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The One Matchup Texas Republicans Keep Losing

Four Texas Republicans, including the manager, play on the GOP Congressional baseball team, which has lost to the Democrats in seven straight contests. On Thursday they meet again.

U.S. Rep. Roger Williams (r.) coaches the Republican baseball team ahead of the annual Congressional Baseball Game on June 22, 2016.

ALEXANDRIA, Va. — Not long after the break of dawn recently, U.S. Rep. Roger Williams hit baseballs on a basketball court here in suburban Washington. “Atta boy,” he cheered when his partner shagged the balls.

Williams, an Austin Republican, wasn’t talking to a kid. The comments — and grounders — were directed toward Jeff Flake, a grandfather and U.S. senator from Arizona. 

The exercise was part of the final practice for Republicans ahead of the annual Congressional baseball game. Williams and U.S. Rep. Joe Barton will coach the Congressional Republican baseball team as it faces off Thursday night against its Democratic archrivals.  

The GOP team is on brutal losing streak — seven straight losses to the Democrats — amid a storied rivalry going back to 1909. 

“There’s a lot of frustration about that, as it should be,” Barton said. “We win on the floor almost all the time. You’d think we could win in the baseball game every now and then. 

Baseball, among Texas Congressional members, is a decidedly Republican affair. Williams and Barton run the GOP team, which includes U.S. Reps. Kevin Brady of the Woodlands and Mike Conaway of Midland. No Texas Democrats play for the opposition. 

Barton is the team manager, inheriting the reins a decade or so ago after assistant coaching since at least the 1990s. 

Williams came to Congress in 2013, and brought heaps of baseball experience. In the 1960s, he was a star ballplayer on the west side of Fort Worth and later lettered at TCU. Eventually, he played minor league ball for the Atlanta Braves farm team system. 

As manager, Barton is in charge, but Williams runs the practices. “It’s horrible,” Williams joked about his coaching relationship with Barton, to his teammates' laughter.

“Joe adds a lot of stability to what we’re doing," he added, in seriousness. 

When Williams joined the team, Barton recognized his skill set and encouraged him to take a more drill-driven approach. 

“We’re much more organized, I give Roger Williams a lot of credit because of his major league familiarity,” Barton said. “He knows how to coordinate multiple activities. In the old days, we just came out here and threw the ball around.” 

They strategize the lineup together. But, Barton said, he gets the final call.  

The scene here resembles high school practice, though conducted at the crack of dawn, long before congressional votes and fundraisers roll onto the schedule. And some of the mostly male players in the game are pushing into their 70s. 

Each member wears some local team’s uniforms, often major league attire or local high school pinstripes. Williams dresses in an Atlanta Braves uniform, citing his time in the team’s farm system. 

“I should be wearing the TCU hat, shouldn’t I?” he laughed, citing his collegiate alma mater.  

Barton opts for the Texas Rangers uniform, given that the team's ballpark falls inside his 6th District lines. He told the Tribune that he’s taken advice from former manager Ron Washington, retired catcher Ivan “Pudge” Rodriguez and, many moons ago, the Rangers’ all-time hero, pitcher Nolan Ryan.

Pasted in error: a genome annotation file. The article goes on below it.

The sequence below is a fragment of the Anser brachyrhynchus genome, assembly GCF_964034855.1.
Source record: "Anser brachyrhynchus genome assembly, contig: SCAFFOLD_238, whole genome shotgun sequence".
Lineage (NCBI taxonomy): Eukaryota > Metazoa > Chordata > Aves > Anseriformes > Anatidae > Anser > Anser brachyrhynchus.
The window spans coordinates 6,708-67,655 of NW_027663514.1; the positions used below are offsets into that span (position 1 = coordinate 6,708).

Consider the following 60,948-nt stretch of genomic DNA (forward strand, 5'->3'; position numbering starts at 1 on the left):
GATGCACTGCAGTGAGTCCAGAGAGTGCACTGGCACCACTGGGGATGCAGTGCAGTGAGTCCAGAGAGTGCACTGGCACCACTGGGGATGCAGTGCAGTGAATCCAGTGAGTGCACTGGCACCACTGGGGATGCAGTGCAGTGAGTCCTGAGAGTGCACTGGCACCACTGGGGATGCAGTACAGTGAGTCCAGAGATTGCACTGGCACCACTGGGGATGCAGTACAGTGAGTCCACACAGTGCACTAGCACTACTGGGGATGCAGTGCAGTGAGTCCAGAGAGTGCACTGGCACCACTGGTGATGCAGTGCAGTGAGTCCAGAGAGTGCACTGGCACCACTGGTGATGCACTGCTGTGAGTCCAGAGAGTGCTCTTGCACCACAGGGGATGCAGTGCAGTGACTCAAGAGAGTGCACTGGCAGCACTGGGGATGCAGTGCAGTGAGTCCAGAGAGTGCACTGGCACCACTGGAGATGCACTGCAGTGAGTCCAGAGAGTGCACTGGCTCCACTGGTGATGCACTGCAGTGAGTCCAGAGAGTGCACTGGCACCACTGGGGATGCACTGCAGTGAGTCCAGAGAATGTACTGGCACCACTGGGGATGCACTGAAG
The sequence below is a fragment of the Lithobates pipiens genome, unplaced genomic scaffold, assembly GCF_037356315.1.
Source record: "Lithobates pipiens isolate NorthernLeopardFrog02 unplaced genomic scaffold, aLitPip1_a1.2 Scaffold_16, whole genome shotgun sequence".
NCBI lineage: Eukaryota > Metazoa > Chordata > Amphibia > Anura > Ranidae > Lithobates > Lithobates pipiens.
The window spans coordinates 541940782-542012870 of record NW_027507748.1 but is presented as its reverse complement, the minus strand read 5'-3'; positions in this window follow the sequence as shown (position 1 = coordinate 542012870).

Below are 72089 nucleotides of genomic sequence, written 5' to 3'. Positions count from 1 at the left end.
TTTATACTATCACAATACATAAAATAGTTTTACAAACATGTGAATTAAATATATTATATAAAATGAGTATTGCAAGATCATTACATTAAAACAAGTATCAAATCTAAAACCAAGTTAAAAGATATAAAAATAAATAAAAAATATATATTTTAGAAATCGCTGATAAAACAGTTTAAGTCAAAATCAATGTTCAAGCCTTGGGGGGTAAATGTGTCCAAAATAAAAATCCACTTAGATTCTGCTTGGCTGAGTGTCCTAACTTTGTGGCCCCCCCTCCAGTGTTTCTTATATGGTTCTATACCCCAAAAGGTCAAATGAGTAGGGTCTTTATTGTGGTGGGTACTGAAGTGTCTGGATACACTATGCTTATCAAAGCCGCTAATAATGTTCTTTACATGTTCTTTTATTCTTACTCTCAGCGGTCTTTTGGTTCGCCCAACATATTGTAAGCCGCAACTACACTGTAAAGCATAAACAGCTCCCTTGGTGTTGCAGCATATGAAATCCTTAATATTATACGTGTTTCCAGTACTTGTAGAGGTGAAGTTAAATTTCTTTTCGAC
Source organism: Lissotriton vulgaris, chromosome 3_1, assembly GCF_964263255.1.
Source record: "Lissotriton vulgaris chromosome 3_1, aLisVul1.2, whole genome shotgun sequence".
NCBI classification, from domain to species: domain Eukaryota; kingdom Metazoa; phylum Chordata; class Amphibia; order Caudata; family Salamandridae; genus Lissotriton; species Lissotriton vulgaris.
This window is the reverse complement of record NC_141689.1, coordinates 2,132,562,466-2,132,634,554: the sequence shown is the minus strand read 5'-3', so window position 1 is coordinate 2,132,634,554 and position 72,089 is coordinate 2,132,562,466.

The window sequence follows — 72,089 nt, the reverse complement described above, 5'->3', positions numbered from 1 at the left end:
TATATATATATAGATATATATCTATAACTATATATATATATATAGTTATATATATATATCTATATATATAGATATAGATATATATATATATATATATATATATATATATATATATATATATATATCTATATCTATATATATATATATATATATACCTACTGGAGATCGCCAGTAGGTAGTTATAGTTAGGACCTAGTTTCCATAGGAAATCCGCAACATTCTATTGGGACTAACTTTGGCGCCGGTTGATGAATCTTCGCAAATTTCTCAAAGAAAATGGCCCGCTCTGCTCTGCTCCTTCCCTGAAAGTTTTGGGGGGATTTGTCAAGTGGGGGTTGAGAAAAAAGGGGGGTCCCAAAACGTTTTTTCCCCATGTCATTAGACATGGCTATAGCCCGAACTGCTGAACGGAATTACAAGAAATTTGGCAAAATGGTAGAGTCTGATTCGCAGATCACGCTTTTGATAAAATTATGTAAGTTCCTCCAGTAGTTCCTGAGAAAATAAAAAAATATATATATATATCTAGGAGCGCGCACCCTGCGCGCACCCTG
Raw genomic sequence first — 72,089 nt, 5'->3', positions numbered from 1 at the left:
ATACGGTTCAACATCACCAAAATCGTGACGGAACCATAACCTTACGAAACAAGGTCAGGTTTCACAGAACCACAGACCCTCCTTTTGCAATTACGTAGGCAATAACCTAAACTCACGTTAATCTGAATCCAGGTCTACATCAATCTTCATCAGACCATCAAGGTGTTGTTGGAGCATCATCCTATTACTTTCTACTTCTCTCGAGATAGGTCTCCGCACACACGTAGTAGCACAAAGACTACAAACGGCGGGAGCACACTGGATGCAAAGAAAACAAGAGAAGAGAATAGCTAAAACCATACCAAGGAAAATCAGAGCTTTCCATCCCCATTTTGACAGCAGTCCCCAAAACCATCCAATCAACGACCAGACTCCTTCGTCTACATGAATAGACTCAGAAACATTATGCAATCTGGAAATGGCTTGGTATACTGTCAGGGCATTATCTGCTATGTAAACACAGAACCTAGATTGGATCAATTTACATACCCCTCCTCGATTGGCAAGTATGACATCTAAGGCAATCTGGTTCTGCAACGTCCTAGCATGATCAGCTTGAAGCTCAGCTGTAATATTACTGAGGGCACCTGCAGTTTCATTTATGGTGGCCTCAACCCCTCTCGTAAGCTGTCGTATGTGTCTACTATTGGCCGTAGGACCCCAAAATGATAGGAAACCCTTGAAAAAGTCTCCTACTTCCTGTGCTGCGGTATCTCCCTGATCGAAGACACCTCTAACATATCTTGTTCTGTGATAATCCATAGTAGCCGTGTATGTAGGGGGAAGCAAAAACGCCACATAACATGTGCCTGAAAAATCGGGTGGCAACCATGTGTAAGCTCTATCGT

Regardless, the pressure is on the two congressmen. Just as Williams brings a unique background to the Team Republican, Democrats have their own weapon: their pitcher. 

His name is Cedric Richmond. Before he represented New Orleans in Congress, he was an ace at Morehouse College. Since he came to Congress in 2011, he radically changed the game. Republicans just flat struggle to hit off of him, and Democrats have never lost with the 42-year-old on the mound. 

“An average pitcher in this game, his fast ball will be 55-60 miles an hour,” Barton said. “Cedric, when he was first pitching seven years ago, his fast pall was probably 80-85, which was just under major league.” 

“Eighty miles an hour to a 50-year-old member of Congress — who plays baseball probably once a year — is pretty hard to hit," Barton said.

So, the Republican members brought in younger staffers and batting machines to hurl harder pitches.  

“We’re now able to hit him to some degree, but his pitching is probably the single factor tilting in their favor,” he added. 

Williams agreed, saying the team improved enough that Richmond is less of a factor. 

“We beat him last year ... but we beat ourselves,” he said. “We had it won, but we dropped the ball in the outfield.” 

The two men have high expectations Thursday for the two Texas players on the team, Brady and Conaway.

Brady is one of the best hitters, but Barton conceded his ascent to the House Ways and Means Committee chairmanship has cut into some practice time. 

In the delegation and beyond, the game is meant to be fun — tickets and sponsorships go to a slew of charities. But it is dicey territory for the coaches. At a very base level, delegating playing time risks alienating some very Type-A coworkers. 

“That’s the hardest part of being manager is managing the expectations and egos of all these players,” Barton said. 

Williams shrugged off the concerns. 

“I don’t worry about that,” Williams added. “We’re out here to win. This is a baseball game, and we’re out here to win.”  

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